by guest contributor Nobody, originally published at Scraps by Nobody
There once was a little white Baptist church, set on a plot of farmland that the pastor liked to call “sacred acre”. It was a small congregation, firmly mired in the year 1950, dearly loved by their elderly pastor. One Sunday in June, they observed the relatively obscure church holiday “Children’s Sunday”. The Pastor sprinkled short object lessons with scripture, prayers from select members of the congregation, and performances by youngsters in the church. The theme was children, growing up in Godly homes, growing to be the future of the church. For each object lesson he called children from the pews up to the platform to “help” him with the lesson. For the most part this consisted of holding an item, and answering leading questions.
In the very last pew of the little church, sat a multicolored family, filling the row tightly. Four of the children were newly adopted daughters, who had never had much of a childhood, never known a Godly home, and had never yet pondered their role in any church. The pastor rushed to the rear during the greeting time, to shake hands all around, and in passing asked if he could call on some of the children during the lesson. The father of the children smiled broadly and said, “Absolutely not!” His voice was cheery but firm. The pastor looked momentarily taken aback, but then chuckled and said, “Well, I’m glad I asked!”
Later the lesson went like this. The pastor called some children forward and handed them different sorts of sea shells. He asked them to identify them by kind. Then he asked the children what the shells were created for, and finally they arrived at the idea that they were specially created as homes…just as our heavenly Father has specially created homes for the children in the church. And why are they shaped this way, and hard on the outside? Because they keep the creature inside safe…just as our parents keep us safe in our homes. The lesson clicked in the minds of the parents in the last row. Of course the pastor had wanted one or two of their children on the platform. They would be “feel-good” poster children for how God had delivered these little ones out of chaos and danger, and into the bosom of a Godly and loving home.
And maybe it was the truth. But there is another truth as well. One or two of those children would have stood uncomfortably at the pastor’s side, and pasted on fake smiles. Through those fake smiles they would have tried to give the answer that was expected. If the questioning had become personal, they would have buried their shame and discomfort, and forced out cheery agreeable answers. Then they would have gone to their safe Christian home and self destructed for a day or three. At the conclusion of the segment, the pastor drew attention to the family in the last row, praising the parents for the selfless thing they were doing, “inviting these four girls into their home, and giving them a family.” He asked the father to offer a prayer thanking God for the homes that He provides for His children. The mother of the family was amazed at how gracious and sincere his prayer was, as she felt like she might have choked on the attempt.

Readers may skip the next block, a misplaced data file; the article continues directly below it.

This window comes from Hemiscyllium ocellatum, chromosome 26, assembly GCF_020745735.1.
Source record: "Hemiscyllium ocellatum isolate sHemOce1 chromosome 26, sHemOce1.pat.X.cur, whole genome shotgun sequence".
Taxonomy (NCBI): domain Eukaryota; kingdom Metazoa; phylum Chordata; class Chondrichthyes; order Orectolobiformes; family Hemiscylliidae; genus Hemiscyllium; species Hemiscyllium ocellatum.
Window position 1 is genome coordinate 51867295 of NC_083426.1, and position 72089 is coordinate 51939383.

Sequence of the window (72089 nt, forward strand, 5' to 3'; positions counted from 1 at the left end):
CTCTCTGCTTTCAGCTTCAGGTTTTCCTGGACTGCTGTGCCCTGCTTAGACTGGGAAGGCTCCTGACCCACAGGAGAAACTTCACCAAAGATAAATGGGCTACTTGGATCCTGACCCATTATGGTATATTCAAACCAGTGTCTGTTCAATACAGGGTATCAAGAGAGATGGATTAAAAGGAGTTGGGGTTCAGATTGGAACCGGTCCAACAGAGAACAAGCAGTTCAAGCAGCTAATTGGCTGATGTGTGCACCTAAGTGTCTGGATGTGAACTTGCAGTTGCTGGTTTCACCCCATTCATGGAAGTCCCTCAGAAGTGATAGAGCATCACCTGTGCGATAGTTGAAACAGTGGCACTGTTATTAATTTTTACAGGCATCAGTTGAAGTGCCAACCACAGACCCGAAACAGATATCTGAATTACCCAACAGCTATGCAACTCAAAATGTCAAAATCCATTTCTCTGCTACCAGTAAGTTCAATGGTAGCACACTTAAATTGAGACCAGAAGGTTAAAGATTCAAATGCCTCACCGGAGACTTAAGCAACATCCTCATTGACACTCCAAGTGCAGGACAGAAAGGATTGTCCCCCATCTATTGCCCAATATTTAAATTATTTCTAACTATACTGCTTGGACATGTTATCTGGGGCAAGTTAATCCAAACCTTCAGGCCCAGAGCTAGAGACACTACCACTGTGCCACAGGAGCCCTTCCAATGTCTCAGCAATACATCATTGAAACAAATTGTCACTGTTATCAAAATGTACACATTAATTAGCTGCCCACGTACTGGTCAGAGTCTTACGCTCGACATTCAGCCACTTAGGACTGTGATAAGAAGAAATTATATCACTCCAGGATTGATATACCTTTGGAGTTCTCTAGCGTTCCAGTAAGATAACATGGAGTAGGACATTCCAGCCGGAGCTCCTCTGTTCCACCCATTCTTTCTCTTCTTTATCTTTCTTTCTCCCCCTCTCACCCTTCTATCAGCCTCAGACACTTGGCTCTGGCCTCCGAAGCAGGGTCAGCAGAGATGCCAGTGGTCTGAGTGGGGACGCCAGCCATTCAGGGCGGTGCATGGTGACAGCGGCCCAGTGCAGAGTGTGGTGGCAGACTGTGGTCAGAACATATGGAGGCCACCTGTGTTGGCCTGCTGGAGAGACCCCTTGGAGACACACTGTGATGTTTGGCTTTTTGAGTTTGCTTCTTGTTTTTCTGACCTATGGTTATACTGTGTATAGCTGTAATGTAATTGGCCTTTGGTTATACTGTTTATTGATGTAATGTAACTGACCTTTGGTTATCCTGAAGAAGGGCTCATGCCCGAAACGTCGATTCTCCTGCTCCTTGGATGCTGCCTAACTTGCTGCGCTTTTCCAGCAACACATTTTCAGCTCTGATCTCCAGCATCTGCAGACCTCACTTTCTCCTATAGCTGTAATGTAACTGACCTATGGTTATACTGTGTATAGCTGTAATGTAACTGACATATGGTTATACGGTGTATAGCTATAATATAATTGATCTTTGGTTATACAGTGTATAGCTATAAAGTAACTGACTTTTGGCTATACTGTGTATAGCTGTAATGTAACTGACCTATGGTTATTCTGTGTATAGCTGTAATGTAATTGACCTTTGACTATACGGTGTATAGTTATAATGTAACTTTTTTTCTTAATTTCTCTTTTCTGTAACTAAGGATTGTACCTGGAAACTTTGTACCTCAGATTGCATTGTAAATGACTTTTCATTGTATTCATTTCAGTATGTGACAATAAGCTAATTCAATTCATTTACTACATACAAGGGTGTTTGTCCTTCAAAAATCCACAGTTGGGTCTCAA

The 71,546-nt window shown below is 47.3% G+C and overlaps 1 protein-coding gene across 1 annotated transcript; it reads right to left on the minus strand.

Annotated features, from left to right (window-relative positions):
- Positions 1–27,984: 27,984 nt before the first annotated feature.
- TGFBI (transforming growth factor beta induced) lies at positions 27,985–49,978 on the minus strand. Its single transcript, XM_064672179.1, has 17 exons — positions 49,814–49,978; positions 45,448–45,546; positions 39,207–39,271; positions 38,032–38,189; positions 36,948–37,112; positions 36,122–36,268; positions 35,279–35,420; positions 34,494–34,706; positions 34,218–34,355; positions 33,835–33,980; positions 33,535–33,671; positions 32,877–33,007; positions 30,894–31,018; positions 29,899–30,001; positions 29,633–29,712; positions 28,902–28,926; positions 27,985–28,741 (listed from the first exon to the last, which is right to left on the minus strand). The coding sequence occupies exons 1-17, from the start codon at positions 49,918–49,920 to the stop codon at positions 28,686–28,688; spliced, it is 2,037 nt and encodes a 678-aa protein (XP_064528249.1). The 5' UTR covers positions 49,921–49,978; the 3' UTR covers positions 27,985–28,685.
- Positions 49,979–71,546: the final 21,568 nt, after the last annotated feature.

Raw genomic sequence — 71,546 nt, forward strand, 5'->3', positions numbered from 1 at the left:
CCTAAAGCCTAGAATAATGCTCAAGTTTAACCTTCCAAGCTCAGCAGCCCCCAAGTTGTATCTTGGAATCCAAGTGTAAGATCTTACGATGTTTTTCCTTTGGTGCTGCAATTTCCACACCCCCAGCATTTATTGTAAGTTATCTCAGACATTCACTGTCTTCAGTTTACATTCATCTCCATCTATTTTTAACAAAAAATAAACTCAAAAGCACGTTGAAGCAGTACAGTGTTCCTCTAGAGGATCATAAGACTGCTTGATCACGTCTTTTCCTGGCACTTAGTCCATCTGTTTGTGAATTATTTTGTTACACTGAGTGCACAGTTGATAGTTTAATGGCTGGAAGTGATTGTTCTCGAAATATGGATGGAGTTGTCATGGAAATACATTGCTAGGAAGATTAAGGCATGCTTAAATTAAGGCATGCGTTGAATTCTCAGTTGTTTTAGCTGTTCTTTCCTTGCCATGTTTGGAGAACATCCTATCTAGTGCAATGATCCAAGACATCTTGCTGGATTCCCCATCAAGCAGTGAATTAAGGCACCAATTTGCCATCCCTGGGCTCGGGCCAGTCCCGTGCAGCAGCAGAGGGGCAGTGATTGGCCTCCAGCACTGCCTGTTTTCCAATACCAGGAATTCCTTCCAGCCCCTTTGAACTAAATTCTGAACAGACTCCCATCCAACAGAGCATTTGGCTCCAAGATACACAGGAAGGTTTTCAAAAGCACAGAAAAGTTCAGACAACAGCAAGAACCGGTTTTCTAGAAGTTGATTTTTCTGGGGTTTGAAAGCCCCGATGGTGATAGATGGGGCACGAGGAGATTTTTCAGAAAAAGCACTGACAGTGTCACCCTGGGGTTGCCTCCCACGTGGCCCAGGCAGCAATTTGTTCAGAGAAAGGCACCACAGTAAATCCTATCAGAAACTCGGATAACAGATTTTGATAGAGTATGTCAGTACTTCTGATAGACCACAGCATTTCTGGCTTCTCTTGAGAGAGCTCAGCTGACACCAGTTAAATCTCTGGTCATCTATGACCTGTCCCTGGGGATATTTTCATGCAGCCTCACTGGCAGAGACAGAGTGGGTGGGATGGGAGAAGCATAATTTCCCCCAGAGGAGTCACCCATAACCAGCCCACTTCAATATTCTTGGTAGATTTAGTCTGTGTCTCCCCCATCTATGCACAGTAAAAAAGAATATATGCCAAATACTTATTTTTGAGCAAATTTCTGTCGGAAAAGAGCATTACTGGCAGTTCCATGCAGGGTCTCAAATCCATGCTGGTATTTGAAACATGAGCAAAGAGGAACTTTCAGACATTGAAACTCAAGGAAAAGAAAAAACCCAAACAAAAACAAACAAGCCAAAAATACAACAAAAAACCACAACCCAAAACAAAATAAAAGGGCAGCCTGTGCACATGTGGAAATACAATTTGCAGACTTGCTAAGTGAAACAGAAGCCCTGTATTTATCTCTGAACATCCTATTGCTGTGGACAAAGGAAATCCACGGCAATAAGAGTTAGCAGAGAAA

There once was another church, also small, and much loved by the pastor. In this church the multicolored family, sitting in a crowded pew did not feel strange. No one ever drew attention to the “different-ness” of their family. No one tried to paste a halo over their picture in the church directory. In this church, they were just another family. This was not to say that folks were unaware of the differences, or their struggles. But instead of remarking on it, they prayed about it. They asked their questions in private, or sent notes by mail. The pastor sent around a CD with information about the struggles of families adopting older children, so that a person might educate themselves a bit, and offer genuine help and encouragement. It was like cold water in the desert.